The presentation will briefly cover 3 areas:

- Standard TGA testing of phenolic resin and the interpretation of the decomposition events as a function of heating rate. Current work including high rate tga (up to 500ºC/min) will be compared with previous high rate TGA in the literature.
- Results of preliminary analytical pyrolysis of phenolic resin to identify the condensable and gaseous, decomposition products.
- Preliminary molecular dynamics modeling of the thermal decomposition process of phenolic resin using ReaxFF.

It would be useful to discuss the current aspirations of the ablation community as well as the relevance of the approach outlined above.

]]>- Basic numerical method : STAB2 (1D implicit shrinking grid with multi-materials , contact resistances etc)
- Multiple Arrhenius decomposition from TGA, with arbitrary grouping (resin/fibres/contaminants)
- Equilibrium or non-equilibrium pyrolysis gas treatment
- Internal pressures from Darcy type law
- Iterative TPS sizing for input design rules.
- Adjoint scheme and simple optimiser for fitting of effective properties to arc heater or flight measurements (or sets of)
- Simple surface chemistry modules for surface energy balance:
- Carbon ablation (kinetic, diffusion limit, sublimation)
- Teflon model
- Melt failure (silica etc)
- Variable surface stoichiometry materials + failure
- Surface roughness evolution model based on differential ablation rates, shape factor and Dirling correlation. (used when coupling to flow codes)
- Flame front model with equilibrium/frozen burn treatment for pyrolysis gases for charring ablators. The burn efficiency is an empirical factor.

Boundary conditions can be defined in terms of temperature or heat flux.

]]>- Imponderable and Webex call-ins
- Overview of Results
- Discussion of Next Round of Intercalibration Test Conditions by Alexandre Martin
- Future Validation Experiments (round table discussion) by Jean-Marc Bouilly
- Outcome of the Workshop and Future Directions by Ioana Cozmuta

The current test case will be rebuilt using KCMA which has already been used for the similar efforts carried out in the frame of the European Ablation Working Group for the reconstruction of experimental measurements performed for graphite and carbon phenolic.

KCMA is based on a one dimensional approach and uses a surface energy balance at the material surface. It is based on a finite difference centred scheme accurate to the first order in time and the second order in space is used for solving the equations, and can compute TPS recession for stagnation point and cone configurations (for a dedicated point).

Several balance equations are solved for the gas and solid phases:

- The solid density accounting for pyrolysis;
- The gas density, taking into account pyrolysis, material porosity, changes of gas density under pressure effects, blockage;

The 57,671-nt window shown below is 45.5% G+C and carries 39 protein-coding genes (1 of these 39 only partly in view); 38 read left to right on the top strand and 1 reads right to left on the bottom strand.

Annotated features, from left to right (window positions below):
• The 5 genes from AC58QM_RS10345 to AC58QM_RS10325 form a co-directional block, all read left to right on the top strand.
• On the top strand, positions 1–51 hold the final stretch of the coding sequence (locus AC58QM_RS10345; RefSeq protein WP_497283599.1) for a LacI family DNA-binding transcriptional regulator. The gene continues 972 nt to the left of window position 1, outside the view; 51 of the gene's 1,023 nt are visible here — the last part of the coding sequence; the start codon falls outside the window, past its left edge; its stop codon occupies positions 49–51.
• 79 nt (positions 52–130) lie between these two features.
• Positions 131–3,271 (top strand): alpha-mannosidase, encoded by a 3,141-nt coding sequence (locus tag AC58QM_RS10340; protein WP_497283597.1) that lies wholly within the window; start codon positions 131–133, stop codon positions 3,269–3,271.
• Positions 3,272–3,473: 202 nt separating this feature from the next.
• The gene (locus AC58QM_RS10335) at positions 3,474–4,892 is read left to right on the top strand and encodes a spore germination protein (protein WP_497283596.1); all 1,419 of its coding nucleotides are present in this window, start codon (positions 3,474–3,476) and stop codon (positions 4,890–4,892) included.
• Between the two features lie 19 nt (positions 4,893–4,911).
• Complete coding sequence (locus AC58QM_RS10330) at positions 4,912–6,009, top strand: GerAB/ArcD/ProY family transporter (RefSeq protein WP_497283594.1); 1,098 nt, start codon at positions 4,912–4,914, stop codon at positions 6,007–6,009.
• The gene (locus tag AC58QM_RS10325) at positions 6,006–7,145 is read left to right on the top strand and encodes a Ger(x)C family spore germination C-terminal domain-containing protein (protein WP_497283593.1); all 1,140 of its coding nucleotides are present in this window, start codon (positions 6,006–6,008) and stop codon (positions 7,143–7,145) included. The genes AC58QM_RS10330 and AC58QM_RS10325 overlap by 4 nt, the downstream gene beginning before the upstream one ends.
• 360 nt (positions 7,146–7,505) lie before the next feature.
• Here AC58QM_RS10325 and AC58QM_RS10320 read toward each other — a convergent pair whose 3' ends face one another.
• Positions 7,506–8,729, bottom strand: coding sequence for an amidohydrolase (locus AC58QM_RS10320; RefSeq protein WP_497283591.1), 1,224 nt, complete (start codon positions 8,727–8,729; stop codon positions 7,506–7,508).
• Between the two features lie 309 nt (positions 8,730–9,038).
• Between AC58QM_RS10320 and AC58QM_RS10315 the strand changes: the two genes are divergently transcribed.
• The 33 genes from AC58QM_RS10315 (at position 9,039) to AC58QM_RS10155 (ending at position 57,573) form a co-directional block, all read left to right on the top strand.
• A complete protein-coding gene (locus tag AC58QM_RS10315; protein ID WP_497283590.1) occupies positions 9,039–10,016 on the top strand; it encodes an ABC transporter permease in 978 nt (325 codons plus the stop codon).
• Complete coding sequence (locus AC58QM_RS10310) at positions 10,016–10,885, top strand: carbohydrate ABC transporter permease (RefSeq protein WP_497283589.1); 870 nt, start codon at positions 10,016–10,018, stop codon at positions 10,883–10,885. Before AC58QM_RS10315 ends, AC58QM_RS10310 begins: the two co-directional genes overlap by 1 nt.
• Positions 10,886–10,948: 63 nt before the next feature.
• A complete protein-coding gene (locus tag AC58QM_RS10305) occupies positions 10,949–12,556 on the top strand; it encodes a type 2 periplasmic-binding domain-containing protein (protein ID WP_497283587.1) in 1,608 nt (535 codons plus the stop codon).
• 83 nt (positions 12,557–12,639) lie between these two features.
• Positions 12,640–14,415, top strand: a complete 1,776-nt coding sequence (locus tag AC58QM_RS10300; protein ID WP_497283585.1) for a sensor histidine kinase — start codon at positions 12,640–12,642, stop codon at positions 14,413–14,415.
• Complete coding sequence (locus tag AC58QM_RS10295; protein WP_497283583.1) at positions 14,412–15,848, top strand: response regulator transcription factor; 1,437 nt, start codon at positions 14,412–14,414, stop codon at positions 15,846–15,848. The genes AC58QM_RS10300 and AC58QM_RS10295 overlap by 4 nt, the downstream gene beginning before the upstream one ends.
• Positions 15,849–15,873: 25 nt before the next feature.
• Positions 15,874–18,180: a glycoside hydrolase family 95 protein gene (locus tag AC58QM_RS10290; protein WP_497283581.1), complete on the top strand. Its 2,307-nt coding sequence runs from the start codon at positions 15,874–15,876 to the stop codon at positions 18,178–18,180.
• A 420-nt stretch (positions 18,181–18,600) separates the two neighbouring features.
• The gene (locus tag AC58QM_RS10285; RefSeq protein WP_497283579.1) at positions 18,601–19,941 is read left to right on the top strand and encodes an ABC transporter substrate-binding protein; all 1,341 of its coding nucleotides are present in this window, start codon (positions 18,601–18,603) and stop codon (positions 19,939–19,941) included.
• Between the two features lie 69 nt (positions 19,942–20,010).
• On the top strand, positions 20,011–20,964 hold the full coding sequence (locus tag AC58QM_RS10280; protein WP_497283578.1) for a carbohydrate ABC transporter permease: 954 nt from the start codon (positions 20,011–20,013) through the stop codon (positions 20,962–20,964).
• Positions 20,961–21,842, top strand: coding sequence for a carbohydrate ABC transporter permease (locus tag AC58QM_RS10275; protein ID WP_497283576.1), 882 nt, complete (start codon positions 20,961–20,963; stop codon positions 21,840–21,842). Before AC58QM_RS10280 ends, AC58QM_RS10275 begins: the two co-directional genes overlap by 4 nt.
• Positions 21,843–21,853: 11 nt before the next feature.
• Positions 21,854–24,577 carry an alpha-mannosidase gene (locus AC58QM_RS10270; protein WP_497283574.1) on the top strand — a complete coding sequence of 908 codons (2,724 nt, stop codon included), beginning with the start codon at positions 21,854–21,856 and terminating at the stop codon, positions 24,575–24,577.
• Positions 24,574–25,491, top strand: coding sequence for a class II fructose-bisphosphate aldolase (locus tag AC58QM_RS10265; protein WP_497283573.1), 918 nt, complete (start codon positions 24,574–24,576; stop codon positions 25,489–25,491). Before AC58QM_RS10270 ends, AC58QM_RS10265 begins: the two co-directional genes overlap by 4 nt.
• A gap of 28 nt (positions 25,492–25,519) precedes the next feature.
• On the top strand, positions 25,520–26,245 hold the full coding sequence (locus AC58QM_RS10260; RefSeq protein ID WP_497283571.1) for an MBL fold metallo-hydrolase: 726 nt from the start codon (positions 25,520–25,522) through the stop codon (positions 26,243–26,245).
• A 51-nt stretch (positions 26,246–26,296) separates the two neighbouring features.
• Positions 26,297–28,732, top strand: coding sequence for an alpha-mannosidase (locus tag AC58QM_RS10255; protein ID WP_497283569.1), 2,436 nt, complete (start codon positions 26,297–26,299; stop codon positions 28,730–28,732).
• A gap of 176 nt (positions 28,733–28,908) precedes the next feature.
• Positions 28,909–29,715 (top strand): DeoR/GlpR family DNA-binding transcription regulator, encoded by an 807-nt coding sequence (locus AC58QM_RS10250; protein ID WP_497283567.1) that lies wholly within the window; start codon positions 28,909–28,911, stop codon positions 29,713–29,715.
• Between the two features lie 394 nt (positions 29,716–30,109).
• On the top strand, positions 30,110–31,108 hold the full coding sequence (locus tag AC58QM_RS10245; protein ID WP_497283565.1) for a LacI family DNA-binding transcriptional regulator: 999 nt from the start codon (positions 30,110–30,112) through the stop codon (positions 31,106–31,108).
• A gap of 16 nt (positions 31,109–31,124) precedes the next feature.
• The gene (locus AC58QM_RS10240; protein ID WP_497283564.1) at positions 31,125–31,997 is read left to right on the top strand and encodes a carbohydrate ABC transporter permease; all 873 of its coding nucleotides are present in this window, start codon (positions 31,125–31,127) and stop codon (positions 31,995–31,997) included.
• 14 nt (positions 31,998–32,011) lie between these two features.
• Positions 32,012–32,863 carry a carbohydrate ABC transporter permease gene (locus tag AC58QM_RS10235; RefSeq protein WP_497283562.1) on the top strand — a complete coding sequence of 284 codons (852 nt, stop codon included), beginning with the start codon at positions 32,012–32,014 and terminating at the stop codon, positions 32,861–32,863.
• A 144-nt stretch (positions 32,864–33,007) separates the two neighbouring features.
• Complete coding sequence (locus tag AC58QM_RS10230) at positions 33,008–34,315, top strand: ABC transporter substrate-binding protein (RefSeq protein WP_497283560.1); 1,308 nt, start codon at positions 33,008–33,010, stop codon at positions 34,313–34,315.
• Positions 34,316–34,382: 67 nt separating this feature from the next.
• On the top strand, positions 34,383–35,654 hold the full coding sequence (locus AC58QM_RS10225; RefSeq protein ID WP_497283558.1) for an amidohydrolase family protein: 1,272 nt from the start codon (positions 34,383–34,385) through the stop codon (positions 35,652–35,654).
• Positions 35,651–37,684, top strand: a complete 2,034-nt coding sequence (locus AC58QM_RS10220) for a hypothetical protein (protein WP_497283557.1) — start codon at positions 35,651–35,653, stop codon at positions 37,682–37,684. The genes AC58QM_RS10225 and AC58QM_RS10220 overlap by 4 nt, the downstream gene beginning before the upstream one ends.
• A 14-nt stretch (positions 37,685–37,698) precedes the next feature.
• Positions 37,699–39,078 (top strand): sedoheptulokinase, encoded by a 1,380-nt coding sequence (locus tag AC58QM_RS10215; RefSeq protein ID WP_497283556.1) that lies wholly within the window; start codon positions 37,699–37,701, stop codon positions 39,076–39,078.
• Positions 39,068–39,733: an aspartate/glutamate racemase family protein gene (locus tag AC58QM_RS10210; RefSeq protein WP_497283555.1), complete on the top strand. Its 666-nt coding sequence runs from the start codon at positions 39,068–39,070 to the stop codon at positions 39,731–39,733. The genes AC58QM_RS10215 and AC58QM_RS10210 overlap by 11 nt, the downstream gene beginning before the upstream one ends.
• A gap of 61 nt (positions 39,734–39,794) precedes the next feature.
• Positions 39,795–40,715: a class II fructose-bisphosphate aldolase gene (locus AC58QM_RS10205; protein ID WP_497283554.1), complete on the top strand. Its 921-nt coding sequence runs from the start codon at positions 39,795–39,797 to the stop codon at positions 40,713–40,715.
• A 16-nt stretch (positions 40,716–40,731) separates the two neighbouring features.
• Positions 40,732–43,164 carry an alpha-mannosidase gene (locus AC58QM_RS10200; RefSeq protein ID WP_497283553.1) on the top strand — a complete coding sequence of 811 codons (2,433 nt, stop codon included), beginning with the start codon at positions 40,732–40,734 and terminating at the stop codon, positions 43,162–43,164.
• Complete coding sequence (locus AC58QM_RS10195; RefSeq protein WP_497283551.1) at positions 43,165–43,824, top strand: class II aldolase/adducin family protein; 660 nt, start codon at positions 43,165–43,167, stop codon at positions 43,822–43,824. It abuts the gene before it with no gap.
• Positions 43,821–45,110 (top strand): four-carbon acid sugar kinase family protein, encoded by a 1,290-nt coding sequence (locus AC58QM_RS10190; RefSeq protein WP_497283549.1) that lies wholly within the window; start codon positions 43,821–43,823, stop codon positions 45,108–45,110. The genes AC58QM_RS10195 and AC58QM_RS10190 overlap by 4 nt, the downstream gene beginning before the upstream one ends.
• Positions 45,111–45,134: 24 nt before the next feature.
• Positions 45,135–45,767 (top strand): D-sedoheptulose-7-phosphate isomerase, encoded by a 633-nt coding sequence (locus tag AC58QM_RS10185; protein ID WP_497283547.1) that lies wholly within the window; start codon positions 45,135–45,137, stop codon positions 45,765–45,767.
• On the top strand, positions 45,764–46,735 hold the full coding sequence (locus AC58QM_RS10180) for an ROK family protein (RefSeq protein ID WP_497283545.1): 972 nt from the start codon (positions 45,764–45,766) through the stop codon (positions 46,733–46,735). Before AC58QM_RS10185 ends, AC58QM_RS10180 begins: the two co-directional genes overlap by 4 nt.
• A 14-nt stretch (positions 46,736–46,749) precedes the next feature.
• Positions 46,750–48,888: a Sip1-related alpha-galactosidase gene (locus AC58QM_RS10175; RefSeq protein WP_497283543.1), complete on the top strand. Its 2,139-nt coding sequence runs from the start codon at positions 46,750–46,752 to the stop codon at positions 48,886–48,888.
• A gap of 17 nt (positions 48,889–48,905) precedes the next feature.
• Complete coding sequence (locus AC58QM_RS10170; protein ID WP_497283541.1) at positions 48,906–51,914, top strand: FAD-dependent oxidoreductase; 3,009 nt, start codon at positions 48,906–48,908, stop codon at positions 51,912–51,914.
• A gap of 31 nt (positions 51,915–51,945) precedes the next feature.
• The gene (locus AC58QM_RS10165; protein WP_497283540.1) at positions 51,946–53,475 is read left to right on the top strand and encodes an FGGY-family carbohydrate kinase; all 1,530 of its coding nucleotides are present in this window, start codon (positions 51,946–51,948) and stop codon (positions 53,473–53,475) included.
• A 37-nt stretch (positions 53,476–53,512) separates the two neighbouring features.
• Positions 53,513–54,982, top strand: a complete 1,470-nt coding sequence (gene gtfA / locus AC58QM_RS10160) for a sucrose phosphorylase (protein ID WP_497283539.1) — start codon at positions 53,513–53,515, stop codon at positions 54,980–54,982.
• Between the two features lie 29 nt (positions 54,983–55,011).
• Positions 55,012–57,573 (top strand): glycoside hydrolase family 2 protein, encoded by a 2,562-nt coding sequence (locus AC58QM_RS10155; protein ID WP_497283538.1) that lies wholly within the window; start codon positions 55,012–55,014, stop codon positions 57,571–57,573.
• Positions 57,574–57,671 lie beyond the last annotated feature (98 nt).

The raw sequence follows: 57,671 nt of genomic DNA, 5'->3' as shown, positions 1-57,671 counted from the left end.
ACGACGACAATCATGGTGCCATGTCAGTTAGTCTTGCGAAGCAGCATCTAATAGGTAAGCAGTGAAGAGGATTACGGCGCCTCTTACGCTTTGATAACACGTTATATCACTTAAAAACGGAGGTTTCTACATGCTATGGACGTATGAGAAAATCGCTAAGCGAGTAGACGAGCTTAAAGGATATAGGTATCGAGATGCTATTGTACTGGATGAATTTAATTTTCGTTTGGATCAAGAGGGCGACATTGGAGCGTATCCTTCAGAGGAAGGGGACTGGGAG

- Gas momentum equation;
- Total energy conservation.

Porosity and gas friction within the material can be accounted for. The wall temperature and the mixture composition are calculated using the hypothesis of a wall at chemical equilibrium, and the surface temperature can be also imposed. Species mass fraction, temperature and density in the boundary layer are computed using the method of Gordon & Mc Bride and the data of JANNAF and/or Gurvich for computing the species specific heat, enthalpy and free entropy.

So far different materials can be handled by the tool. Carbonaceous materials, with and without pyrolysis, in this case carbon oxidation and sublimation are considered, while nitridation is not considered. The tool capabilities have been recently extended to silica based materials and melting of silica is taken into account for calculating the recession.

The results provided by the tool have been compared with the results obtained during the Pioneer-Venus mission, and the experimental data available for graphite and carbon phenolic. In the final contribution, numerical results on temperature distribution inside the material and char thickness for the defined test case will be predicted.

]]>Current material response models are inspired from the model of Kendall et al. published in 1968. This model has been able to reproduce within a reasonable accuracy, Arc Jet performance tests carried out on PICA in conditions relevant to NASA’s missions. Therefore, depending on the design layout and quantity of interest, current models are robust. In off design conditions, however, there is a strong need to improve current models. In the poster, a high-fidelity model, tailored for PICA family material architecture, is detailed and discussed. The model tracks the chemical composition of the gases produced during pyrolysis. As in the conventional model, it uses equilibrium chemistry to determine the recession rate. It also tracks the time evolution of the porosity of the material. Progress towards implementing this high-fidelity model in a code baptized, CAT, is outlined. Results for the workshop test case are presented as part of the verification process of the code development.

]]>- PAM_1, implementation of the state-of-the-art CMA model;
- PAM_2, 3D solver with a 3D treatment of the pyrolysis gas flow (averaged momentum equation);
- PAM_3, currently in development, will be a high-fidelity module including finite-rate chemistry, multicomponent diffusion, in-depth ablation, and coking.

PATO results for the 2011 ablation test case will be presented in the ablation test-case overview session [5 minutes, 2 slides]. A description of PATO will be detailed in the poster session with a summary of the test case results and an illustration of a 3D case with 3D pyrolysis gas.

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